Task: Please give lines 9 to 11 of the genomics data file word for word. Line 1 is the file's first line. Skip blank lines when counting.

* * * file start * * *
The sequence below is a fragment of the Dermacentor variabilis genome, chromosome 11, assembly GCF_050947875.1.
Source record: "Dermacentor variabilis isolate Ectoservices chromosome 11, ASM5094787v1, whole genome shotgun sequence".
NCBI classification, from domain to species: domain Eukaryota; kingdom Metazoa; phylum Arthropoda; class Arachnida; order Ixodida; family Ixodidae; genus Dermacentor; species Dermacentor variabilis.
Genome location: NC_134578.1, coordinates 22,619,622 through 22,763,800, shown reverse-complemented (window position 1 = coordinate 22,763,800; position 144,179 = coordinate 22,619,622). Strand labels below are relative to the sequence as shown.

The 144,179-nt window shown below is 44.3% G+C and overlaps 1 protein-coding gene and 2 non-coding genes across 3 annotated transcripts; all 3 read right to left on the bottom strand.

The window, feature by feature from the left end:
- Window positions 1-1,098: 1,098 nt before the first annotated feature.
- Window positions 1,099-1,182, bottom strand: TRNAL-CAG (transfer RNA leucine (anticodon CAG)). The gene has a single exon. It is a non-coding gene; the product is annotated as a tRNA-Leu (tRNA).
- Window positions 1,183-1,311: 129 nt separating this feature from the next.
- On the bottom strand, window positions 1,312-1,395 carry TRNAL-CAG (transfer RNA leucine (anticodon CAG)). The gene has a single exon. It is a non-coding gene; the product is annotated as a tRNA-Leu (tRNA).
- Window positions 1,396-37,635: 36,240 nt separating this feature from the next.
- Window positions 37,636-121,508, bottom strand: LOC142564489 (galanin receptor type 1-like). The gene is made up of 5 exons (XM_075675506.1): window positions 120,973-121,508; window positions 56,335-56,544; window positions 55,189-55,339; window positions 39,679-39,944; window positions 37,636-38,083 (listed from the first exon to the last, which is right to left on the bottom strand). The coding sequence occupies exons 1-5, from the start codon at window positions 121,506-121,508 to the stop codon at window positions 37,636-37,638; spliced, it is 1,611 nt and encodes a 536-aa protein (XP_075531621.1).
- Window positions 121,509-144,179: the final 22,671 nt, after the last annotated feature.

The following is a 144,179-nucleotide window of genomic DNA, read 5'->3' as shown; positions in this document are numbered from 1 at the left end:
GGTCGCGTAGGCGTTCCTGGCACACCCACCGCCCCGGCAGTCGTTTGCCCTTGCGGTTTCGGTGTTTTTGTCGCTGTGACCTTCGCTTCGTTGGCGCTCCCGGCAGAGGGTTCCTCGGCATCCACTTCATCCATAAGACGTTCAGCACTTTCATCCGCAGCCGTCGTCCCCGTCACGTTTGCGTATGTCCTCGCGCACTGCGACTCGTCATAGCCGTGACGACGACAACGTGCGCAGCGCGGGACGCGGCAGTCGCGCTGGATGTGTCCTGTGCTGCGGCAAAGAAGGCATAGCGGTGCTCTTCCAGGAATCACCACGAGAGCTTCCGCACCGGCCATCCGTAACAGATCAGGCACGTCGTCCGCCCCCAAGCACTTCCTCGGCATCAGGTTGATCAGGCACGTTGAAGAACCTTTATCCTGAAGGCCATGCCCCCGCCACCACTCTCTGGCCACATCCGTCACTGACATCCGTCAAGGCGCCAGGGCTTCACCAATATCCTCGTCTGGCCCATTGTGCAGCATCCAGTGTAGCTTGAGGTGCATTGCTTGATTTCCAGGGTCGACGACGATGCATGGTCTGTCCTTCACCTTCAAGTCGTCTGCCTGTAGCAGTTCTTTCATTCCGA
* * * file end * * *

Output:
- Window positions 1,183-1,311: 129 nt separating this feature from the next.
- On the bottom strand, window positions 1,312-1,395 carry TRNAL-CAG (transfer RNA leucine (anticodon CAG)). The gene has a single exon. It is a non-coding gene; the product is annotated as a tRNA-Leu (tRNA).
- Window positions 1,396-37,635: 36,240 nt separating this feature from the next.